Via Ken Opalo and Stéphane Helleringer this reportedly from a Prussian spy who visited Karl Marx in the 1850s: In private life he is an extremely disorderly, cynical human being, and a bad host. He leads the existence of a … Continue reading ? The post Karl Marx’s seven habits of highly effective people? appeared first on Chris Blattman.

IPA’s weekly links

Happy St. Patrick’s day, how about some qualitative macroeconomic research explaining Irish attitudes towards austerity? (Summary: early on, the Irish public was surprisingly accepting of austerity measures, which may come down to an Irish Catholic moral principle of “you should … Continue reading ? The post IPA’s weekly links appeared first on Chris Blattman.

How the GOP defeated David Duke in 1991

Back in 1991, Duke finished second to Democrat Edwin Edwards in the state’s multiparty primary. In the ensuing run-off between Duke and Edwards, GOP incumbent Buddy Roemer—the third-place finisher in the primary—endorsed Edwards, not Duke. Show More Summary

Links I liked

The madness of elite airline status (first world 1% problems) Should English be the only official language of the EU? Tim Burton confirms Beetlejuice 2 is a go A nice example of classy replication/criticism and a classy response in Science: … Continue reading ? The post Links I liked appeared first on Chris Blattman.

Videos of the day

New Order’s “Blue Monday” played with obsolete 1930s instruments (link) And then there is this wooden hand-cranked instrument that runs on 2,000 marbles. Two “how it works” videos are here and here. Article. The post Videos of the day appeared first on Chris Blattman.

Canadian culture shock, Syrian refugee edition

The fifth annual VancouFur convention, in which people dress up as fictional anthropomorphic animal characters with human personalities and characteristics, was held at the same hotel where a number of Syrian refugees are currently being housed. A message was given … Continue reading ? The post Canadian culture shock, Syrian refugee edition appeared first on Chris Blattman.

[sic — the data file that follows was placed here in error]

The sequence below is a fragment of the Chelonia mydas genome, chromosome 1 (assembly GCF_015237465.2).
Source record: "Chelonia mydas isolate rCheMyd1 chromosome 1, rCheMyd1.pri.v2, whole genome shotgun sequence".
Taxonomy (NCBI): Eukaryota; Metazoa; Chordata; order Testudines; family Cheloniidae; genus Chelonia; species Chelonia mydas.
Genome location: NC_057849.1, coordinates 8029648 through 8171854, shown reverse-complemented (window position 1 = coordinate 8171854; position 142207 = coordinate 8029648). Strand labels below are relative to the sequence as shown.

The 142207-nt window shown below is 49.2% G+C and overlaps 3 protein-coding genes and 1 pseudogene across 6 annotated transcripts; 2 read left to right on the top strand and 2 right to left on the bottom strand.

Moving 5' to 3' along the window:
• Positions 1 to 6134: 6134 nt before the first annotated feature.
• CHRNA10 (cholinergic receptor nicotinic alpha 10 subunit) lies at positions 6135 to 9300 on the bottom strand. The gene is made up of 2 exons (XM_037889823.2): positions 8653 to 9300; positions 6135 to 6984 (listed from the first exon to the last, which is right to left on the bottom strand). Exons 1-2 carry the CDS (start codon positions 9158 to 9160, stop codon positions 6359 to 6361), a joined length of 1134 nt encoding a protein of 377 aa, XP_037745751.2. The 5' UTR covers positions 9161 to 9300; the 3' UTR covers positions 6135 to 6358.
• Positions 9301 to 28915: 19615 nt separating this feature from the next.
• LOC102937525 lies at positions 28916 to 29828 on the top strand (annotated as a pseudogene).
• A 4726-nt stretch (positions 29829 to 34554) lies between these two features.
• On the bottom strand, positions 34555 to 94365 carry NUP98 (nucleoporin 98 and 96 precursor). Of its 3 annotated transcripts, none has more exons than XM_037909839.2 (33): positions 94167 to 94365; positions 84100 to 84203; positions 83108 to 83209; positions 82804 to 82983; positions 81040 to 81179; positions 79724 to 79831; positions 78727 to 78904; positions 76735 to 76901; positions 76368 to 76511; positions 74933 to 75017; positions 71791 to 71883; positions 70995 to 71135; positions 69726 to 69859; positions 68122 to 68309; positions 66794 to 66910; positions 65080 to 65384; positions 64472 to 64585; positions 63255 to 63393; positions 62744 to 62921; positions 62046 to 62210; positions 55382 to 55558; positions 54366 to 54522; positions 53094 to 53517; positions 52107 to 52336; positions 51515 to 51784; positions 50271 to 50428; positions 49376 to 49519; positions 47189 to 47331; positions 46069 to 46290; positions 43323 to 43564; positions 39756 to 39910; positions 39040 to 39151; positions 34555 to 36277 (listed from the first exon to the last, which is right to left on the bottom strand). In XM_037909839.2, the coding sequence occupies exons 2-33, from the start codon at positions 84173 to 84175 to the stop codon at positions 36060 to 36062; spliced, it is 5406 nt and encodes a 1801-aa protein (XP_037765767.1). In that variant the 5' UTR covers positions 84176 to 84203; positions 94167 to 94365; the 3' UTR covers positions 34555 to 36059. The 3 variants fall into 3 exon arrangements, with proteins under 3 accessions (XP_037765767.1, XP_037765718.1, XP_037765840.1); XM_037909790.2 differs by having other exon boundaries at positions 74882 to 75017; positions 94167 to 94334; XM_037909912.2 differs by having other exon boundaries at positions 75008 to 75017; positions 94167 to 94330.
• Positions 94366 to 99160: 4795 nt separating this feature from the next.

IPA’s weekly links

Following psychology’s current “repligate” and econ’s Worm Wars, I wrote a guide to how to read “debunking” news stories (including the Wu-Tang Clan rule). You can almost hear the disappointment in the American Statistical Association’s reminder for scientists on proper … Continue reading ? The post IPA’s weekly links appeared first on Chris Blattman.

That replication of the replication study that didn’t replicate? It doesn’t replicate.

I give up. A few days ago I posted about the psychology replication study that didn’t replicate. Apparently the replication of the replication is quite problematic. Here is a discussion fro Replication Watch, which notes independentShow More Summary

Bureaucracy is so hot right now

Governments play a central role in facilitating economic development. Yet while economists have long emphasized the importance of government quality, historically they have paid less attention to the internal workings of the state and the individuals who provide the public … Continue reading ? The post Bureaucracy is so hot right now appeared first on Chris Blattman.

IPA’s weekly links

Guest post by Jeff Mosenkis of Innovations for Poverty Action. Tina Rosenberg asks in the New York Times Fixes column why the development world is so obsessed with innovation rather than spreading existing good ideas. She uses the example of the … Continue reading ? The post IPA’s weekly links appeared first on Chris Blattman.

Remember the study showing most psychology studies don’t replicate? Turns out it doesn’t replicate.

Isn’t it ironic? A recent article by the Open Science Collaboration (a group of 270 coauthors) gained considerable academic and public attention due to its sensational conclusion that the replicability of psychological science is surprisingly low. Show More Summary